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California Bill Prevents Social Networking Sites from Displaying Home Address & Telephone # – How can this be…bad?

There’s a bill moving in California (SB 1361) that restricts how social networking sites display the personal information of 13 to 17 yr olds. It’s billed as a privacy bill and at first glance seems relatively harmless — after all, kids don’t need to be broadcasting their contact information, right? Maybe. It all depends.


It depends on the situation, obviously. We teach our kids to recognize risky situations and to react appropriately.


But whether or not teens are at risk by publishing their telephone numbers is not the threshold question here. The law presumes such and I’m not aware of any specific findings offered in testimony about the bill.


Instead, the issue at hand is whether we need a law to restrict social networking websites from publishing certain information from teenagers. And with any law, there’s always the corresponding principle of unintended consequences.  


A bit more about the bill. It restricts a social networking website from displaying the home address and telephone numbers of minors who self-identify as being under 18. It only applies to “web fields specifically designated to display the registered user’s home address or telephone number” – recognizing the impracticality of having hundreds of thousands of websites police every area where kids can share information.


Arguing against bills that aim to protect children is really hard work – who can be against the children (or in this case, adolescents)? But I truly believe this bill has serious unintended consequences and sets a bad precedent for how minors are allowed to share information on the Internet.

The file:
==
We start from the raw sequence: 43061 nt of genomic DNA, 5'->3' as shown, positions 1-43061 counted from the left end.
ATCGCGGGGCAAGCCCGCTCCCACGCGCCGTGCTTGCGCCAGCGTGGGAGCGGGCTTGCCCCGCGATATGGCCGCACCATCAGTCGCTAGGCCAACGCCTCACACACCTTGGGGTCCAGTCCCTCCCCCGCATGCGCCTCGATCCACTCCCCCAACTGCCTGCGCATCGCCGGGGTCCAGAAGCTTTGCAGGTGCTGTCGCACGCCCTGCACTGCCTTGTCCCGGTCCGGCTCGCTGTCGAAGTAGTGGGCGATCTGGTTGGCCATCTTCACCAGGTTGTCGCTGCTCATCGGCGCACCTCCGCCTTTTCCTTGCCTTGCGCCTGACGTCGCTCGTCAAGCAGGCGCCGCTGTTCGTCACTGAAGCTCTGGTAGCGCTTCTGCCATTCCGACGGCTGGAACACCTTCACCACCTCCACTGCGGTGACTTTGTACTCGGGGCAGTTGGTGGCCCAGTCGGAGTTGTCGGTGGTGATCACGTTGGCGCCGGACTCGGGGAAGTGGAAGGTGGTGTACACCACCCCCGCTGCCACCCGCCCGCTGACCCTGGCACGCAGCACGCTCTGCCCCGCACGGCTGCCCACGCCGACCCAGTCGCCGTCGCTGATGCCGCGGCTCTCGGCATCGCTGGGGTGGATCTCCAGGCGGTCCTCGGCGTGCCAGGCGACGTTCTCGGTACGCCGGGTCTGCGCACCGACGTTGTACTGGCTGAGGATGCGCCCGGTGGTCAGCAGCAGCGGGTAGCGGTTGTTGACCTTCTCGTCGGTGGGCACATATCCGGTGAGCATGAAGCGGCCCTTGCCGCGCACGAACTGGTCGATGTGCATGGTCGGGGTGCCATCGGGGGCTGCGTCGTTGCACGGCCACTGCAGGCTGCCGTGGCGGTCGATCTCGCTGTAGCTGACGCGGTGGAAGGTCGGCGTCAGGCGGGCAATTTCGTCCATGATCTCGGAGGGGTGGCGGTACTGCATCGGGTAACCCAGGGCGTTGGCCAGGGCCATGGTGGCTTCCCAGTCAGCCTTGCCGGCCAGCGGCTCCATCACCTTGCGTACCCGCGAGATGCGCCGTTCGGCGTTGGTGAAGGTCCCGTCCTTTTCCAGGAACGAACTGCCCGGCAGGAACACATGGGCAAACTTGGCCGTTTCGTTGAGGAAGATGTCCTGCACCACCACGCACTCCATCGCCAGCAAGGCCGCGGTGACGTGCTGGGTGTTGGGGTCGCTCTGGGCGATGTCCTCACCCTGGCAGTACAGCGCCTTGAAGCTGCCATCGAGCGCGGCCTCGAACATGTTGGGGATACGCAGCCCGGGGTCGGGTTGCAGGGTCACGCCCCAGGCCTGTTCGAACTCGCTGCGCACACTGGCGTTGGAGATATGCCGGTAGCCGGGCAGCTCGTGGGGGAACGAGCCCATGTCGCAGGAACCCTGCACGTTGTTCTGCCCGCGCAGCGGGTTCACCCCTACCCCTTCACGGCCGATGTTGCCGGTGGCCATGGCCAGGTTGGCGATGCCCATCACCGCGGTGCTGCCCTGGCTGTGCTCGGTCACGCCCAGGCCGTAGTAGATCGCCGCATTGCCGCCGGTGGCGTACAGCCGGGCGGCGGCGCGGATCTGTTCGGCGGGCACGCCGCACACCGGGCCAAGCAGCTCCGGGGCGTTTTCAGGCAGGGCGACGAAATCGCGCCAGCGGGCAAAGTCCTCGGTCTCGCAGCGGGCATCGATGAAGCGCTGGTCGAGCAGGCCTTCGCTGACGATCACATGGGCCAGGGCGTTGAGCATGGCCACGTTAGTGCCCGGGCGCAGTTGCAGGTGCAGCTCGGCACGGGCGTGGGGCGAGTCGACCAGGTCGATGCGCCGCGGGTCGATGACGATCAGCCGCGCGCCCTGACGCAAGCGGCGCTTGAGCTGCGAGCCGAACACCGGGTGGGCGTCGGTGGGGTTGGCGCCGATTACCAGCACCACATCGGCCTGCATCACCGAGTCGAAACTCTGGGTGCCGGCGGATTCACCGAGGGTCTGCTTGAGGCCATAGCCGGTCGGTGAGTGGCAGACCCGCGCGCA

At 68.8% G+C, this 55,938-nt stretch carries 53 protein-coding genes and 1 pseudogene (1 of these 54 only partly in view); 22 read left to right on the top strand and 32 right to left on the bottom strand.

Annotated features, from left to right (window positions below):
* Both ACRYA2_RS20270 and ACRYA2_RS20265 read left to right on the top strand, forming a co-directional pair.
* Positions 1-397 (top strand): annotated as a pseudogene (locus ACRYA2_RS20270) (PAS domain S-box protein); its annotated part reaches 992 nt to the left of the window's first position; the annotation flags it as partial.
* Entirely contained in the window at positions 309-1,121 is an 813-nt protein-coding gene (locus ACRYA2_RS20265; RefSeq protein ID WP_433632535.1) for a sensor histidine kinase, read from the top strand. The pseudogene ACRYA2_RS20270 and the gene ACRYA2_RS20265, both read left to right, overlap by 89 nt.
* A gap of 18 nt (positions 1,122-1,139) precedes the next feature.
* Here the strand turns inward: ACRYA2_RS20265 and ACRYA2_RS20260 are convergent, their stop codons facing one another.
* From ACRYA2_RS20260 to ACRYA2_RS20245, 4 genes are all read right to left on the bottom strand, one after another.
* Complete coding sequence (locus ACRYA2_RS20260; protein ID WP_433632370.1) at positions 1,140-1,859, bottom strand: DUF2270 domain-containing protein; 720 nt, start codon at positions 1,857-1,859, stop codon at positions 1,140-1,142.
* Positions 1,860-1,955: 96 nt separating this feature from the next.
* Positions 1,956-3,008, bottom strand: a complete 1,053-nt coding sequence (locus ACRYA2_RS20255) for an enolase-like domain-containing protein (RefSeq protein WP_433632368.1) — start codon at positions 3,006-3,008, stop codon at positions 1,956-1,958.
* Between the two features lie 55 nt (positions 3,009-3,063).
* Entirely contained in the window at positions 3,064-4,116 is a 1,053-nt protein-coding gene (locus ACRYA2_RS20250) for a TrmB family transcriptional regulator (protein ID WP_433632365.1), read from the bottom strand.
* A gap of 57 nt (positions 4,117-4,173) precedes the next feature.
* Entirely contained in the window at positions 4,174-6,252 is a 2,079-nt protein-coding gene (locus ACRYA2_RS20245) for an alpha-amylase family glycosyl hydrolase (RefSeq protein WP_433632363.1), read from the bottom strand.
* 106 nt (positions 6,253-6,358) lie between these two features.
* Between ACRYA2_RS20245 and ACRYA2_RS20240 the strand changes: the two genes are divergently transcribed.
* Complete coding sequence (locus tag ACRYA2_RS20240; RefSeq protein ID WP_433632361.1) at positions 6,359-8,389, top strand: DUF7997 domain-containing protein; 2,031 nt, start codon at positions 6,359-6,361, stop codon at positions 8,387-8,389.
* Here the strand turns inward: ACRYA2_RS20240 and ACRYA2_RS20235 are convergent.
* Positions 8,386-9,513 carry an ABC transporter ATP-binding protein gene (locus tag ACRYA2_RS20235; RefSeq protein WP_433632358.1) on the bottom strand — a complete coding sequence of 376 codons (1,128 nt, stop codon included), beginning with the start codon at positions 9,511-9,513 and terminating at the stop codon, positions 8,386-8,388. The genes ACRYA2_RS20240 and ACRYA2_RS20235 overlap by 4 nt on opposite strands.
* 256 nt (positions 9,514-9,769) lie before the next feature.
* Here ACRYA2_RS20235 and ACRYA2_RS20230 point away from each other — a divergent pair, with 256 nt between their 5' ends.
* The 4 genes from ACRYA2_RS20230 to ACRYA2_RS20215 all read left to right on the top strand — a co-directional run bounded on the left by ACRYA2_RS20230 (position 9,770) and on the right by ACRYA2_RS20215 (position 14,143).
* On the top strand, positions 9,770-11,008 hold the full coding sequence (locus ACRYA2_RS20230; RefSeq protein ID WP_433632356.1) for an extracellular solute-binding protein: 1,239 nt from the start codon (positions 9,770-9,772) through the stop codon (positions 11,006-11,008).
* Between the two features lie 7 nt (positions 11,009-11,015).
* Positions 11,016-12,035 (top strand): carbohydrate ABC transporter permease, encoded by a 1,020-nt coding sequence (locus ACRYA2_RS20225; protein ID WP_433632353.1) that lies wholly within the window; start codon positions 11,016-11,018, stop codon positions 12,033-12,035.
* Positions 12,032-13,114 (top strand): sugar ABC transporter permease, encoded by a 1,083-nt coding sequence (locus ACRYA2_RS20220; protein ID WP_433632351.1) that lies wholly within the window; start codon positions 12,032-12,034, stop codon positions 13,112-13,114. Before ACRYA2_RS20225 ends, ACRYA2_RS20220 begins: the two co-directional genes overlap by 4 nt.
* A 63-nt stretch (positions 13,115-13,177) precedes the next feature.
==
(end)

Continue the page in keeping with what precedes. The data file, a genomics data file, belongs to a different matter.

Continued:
Here’s why SB 1361 shouldn’t become law:


  • It’s a one-size-fits-all approach that encourages kids to lie about their age. If a teen can’t share this info in a pre-prescribed field, they will either share it in a general space, share it via text or email, or lie about their age in order to share the info.—thereby circumventing a site’s safety features.
  • It undercuts existing safety solutions and the sort of “teachable moments” endorsed by the NTIA OSTWG and Berkman Internet safety reports.
  • It wrongly assumes that predators discover a kid’s home address or telephone number through the Internet and then contact them offline (instead, we know that at-risk kids are groomed online, not offline).
  • It provides a false sense of security to parents.
  • Finally, it’s better to educate teens on how to properly give out their contact information than to have the government do it for them.


The bill is before the Assembly, having been referred to the Arts/Entertainment committee. It will likely be heard in the next week or two, and has already passed the Senate.

-Braden Cox